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About OnTheFritz

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  • Location Berlin
  • Nationality American
  1. Brief update: I finally heard back from my case worker. She said that my past several years' income was definitely too high to qualify for the exception but still offered me the opportunity to submit my 2020 Steuerbescheid if I meet the criteria. I definitely fall below the income threshold for that year. I hope that means it will be a done deal soon, or does anyone here think I can expect another round of follow-up? Just curious. I submitted my application in Berlin-Kreuzberg almost exactly a year ago. Thanks.
  2. They're probably not going to grant unrestricted status to a freelancer in your situation before you qualify for your Niederlassungserlaubnis (5 years). The law you cite states that the employment restrictions will only be removed after two years of "versicherungspflichtige Beschäftigung" (i.e. employment that requires you to pay into all social safety nets). I'm also a freelancer and even paid voluntarily into the state pension system, statutory health insurance (GKK), private pension fund, and private disability insurance from day one and was still restricted to freelancing until I got my Niederlassungserlaubnis. In general, the bar is always higher for self-employed people. If you do find an employer who wants to hire you, they will generally issue you a work permit restricted to that specific employer. If you stay self-employed, however, you'll have to be patient and I would focus on having all your ducks in a row once it's time to apply for your Niederlassungserlaubnis.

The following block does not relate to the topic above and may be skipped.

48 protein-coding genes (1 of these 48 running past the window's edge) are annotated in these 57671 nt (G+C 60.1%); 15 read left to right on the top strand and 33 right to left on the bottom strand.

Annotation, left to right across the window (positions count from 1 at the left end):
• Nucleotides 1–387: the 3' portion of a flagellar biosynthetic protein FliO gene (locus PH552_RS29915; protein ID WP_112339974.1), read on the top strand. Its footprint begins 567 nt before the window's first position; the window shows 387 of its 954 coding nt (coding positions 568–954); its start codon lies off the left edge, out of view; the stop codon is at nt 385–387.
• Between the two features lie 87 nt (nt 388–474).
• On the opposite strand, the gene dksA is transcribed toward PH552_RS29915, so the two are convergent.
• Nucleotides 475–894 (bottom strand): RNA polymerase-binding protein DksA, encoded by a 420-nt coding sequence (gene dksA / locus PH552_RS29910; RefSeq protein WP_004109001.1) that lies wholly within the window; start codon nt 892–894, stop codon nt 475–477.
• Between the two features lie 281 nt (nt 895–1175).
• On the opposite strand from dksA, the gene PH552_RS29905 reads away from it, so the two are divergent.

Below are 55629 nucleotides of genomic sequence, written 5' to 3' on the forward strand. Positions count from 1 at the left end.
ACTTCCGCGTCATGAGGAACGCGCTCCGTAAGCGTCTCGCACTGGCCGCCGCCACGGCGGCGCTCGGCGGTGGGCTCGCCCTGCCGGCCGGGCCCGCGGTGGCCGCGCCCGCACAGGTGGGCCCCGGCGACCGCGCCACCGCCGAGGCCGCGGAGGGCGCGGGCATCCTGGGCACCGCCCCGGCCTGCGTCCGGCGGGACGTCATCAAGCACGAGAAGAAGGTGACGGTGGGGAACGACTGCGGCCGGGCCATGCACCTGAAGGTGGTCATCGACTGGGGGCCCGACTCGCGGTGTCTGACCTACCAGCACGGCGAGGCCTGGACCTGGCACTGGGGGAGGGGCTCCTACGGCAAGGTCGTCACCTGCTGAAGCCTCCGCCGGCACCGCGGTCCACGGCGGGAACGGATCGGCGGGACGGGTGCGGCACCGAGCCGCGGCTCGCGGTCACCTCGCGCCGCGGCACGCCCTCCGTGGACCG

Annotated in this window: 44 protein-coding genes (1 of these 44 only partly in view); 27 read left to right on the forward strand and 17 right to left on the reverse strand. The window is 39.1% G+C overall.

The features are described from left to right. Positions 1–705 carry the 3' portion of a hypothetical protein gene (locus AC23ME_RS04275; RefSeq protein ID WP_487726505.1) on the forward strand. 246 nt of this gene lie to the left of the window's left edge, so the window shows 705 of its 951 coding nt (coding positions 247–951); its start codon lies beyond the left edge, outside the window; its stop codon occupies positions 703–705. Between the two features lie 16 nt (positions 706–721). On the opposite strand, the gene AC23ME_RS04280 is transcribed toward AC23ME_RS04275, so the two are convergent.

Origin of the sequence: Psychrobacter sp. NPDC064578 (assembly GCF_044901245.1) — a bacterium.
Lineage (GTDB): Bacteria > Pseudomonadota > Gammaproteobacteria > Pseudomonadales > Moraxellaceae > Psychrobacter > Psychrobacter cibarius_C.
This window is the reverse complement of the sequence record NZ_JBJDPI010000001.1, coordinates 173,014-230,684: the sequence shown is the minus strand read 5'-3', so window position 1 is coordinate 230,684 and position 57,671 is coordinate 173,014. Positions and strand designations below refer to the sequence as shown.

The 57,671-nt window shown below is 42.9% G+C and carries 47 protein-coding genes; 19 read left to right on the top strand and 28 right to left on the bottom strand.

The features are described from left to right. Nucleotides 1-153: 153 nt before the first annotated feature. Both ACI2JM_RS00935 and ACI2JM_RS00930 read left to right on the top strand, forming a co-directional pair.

3.   It's $2,350 *gross* (Brutto), not net. If you're a regular employee, you won't have much wiggle room with your arguments. The wording of the current law is pretty clear on this. If you're self-employed, there may be some flexibility depending on several factors (KSK, GKK and GRV contributions), as I'm trying to argue right now (application still pending, see post from last year). To be honest, arguing anything about your IRA is unlikely to get you anywhere. They are interested only in your immediate financial situation and how it relates to your ability to pay the renunciation fee right now. Also, if you're married, they will probably look at you're total income as a couple. Even if you are a penniless spouse on paper, if your gross income as a couple divided by two still averages out to be more than $2,350/month, they aren't likely to be sympathetic. The number of dependent children you have is definitely your strongest argument. To my knowledge, there isn't any precedent here so I expect they will still deny it on principle unless you still clearly fall below the income limit. That said, I think an appeal has a decent chance (disclaimer: I am NOT a lawyer), assuming you're financial hardship is plausible, i.e. you're not a high earner.   Another possibility is simply to wait it out and hope that a future government coalition will shift to the left and change the law. The topic of dual citizenship is revisited periodically in the Bundestag, and depending on the outcome of this "Superwahljahr", something might actually happen on that front in the relatively near future.